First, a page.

Money Thoughts & Frugality Revisited

June 26, 2019
(Outfits: Tea Collection from last fall/winter)

Oh good, now we have our holiday card.

The above photo was taken by a professional photographer (Jody Gross for any locals!). We chipped in to do a big family photo session for Josh’s parents’ 50th anniversary. So worth it!

We did a big frugality episode last week on BOBW, and Josh commented to me that perhaps I am not the most qualified to lead such an episode. And he’s right; in general, I tend to like to spend. My personal ‘allowance’ does not last long; in fact I’m currently in some allowance debt (not real debt, just in my own YNAB fund) because I splurged on my current laptop when my old one bit the dust a little earlier than planned.

BUT, I don’t know. I think I spend pretty intentionally, for the most part. And to me, that is one facet of frugality.

Plus, one person’s frugal is another person’s spendy. It’s all somewhat relative.

Things I enjoy spending money on:

Plentiful, high-quality childcare.

Preschool. Camp and activities for the kids.

Some really nice clothes for the kids (mixed with cheap staples & hand-me-downs). See above Tea outfits. Getting them some nice clothing really brings me joy.

Vacations. Including fancy hotels sometimes. This is probably my favorite indulgence.

Beauty ‘investments’ – my hair straightening, pedicures every month or so, makeup (very sparingly, I tend to find products last a long time and I am not frequently shopping this genre, but sometimes I will splurge on favorite things)

Clothes for me. But I find myself buying much less often than I used to. I haven’t replaced my jeans in years. I am wearing the same few dresses to work most of the time. I am trying to get more wear out of my garments than I used to.

FOOD. Both groceries (at least I get deals and 5% back at Whole Foods with my amazon credit card) and restaurants. What can I say? I love good food. I feel like as long as we are not wasting food, we are doing okay in this realm.

Things I used to spend more money on but have not been doing as much lately:

Workouts. I joined a gym and love it, but find I get a more convenient and just-as-appealing workout at home most of the time and it fits better in my current life season. So I’m going to go ‘a la carte’ and make outside workouts a special treat (once/week or less often) rather than a high monthly expense.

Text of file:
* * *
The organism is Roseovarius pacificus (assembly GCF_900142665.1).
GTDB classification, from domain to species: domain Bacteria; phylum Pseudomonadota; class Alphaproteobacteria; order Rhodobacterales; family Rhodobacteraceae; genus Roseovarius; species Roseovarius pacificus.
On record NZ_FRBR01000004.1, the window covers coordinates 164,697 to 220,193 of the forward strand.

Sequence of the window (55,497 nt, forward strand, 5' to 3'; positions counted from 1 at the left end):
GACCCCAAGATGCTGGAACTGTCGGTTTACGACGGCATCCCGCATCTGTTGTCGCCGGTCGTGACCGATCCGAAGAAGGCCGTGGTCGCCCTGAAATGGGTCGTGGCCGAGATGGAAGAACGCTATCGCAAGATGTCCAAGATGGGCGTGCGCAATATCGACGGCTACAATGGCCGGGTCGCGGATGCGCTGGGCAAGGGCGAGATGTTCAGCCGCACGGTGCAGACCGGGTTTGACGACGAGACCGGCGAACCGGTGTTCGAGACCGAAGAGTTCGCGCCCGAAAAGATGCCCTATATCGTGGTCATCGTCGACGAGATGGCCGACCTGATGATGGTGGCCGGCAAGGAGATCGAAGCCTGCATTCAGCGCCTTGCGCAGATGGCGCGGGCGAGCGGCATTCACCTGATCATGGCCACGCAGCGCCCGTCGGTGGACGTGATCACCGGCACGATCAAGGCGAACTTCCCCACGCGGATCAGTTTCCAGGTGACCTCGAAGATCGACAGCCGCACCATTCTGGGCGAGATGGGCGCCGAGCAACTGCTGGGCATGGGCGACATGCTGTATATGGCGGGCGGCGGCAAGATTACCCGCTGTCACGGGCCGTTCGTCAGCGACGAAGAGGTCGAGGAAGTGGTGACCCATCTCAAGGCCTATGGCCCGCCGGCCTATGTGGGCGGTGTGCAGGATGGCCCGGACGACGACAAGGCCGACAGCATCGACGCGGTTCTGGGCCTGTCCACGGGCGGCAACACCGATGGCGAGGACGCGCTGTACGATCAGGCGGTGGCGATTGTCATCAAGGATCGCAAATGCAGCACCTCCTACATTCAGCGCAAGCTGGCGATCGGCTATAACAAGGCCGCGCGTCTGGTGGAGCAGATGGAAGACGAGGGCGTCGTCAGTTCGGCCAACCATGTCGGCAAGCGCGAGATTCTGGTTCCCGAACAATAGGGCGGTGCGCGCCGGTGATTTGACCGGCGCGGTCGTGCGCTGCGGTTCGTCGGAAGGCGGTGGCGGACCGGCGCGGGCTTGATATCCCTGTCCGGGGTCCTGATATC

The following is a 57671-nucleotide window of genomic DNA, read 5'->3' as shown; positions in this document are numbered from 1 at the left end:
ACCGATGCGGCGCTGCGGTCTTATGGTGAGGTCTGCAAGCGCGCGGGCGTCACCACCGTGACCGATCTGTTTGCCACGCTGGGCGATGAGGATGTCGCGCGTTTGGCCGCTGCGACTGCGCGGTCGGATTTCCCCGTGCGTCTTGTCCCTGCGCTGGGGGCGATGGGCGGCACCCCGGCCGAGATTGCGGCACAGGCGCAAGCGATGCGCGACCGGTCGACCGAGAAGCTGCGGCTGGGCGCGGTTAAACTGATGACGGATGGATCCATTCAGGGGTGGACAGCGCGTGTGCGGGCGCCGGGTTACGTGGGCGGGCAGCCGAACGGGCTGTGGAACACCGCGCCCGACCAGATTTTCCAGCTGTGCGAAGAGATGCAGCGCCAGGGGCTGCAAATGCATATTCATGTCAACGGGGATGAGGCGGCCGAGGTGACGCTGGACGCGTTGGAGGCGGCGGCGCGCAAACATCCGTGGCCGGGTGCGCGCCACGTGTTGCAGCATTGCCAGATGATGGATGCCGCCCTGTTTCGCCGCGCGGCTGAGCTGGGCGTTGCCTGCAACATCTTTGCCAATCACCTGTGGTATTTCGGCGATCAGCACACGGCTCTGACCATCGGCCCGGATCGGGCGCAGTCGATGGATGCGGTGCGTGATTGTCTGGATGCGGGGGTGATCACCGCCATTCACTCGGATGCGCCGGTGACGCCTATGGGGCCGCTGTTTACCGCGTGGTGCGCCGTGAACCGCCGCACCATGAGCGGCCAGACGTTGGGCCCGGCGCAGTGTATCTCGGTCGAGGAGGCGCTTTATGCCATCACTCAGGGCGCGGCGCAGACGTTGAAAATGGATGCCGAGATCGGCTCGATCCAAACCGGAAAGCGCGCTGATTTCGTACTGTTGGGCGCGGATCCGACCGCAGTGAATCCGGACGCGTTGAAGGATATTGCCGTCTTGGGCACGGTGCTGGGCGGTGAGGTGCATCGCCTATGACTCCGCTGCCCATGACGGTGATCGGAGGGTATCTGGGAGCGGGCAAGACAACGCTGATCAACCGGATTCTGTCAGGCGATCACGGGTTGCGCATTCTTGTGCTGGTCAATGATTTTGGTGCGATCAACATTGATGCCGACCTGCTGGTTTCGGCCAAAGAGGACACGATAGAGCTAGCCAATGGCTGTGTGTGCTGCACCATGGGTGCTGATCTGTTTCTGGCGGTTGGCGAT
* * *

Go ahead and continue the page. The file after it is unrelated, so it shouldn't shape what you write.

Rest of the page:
Stationery products. !!!! You know what, I think I just got saturated. Plus I have found that my Hobonichi planner is most of what I need. I’ve even been reusing an old cover from 2016 (black, leather, professional) and this will probably continue to hold up for years to come.

Things I really don’t like spending money on:

Additional tech gadgets (no apple watch, no iPad, etc)

Home decor items or renovations of any kind. This is the absolute lowest priority for me. It’s SO expensive and I tend to not notice my surroundings much as long as they are neat and clean.

Living in a super-expensive area. Yes — for this reason, I am glad we moved out of Miami Beach. I do miss being able to walk to family gatherings and having easy access to so many good restaurants but — it’s not that far! I feel like I’ve just traded some weekday commute time for weekend commute time.

On this note, we also plan to try to keep our kids in the (excellent) public school system. We are outliers as physicians in the health system where we work in this regard, but man – it’s an insanely expensive decision to send 3 kids to private school! As product of public school myself, I guess I just want to believe that it will all be okay even if we do not ‘invest’ in fancy connections and opportunities. Maybe the kids will grow up with more perspective, too — never a bad thing. I’d rather have that money to take the family on amazing trips, and to save it for college!

What do you like to spend out on?

Several treasured objects: Lotuff wallet (which I will probably use for at least 10 years), BOBW mug, splurgey laptop, and beloved Hobonichi which has rendered many of my other notebooks obsolete!


  • Reply Karen June 26, 2019 at 7:00 am

    Sarah, your frugality is refreshing! Love BOBW!

  • Reply CBS June 26, 2019 at 7:06 am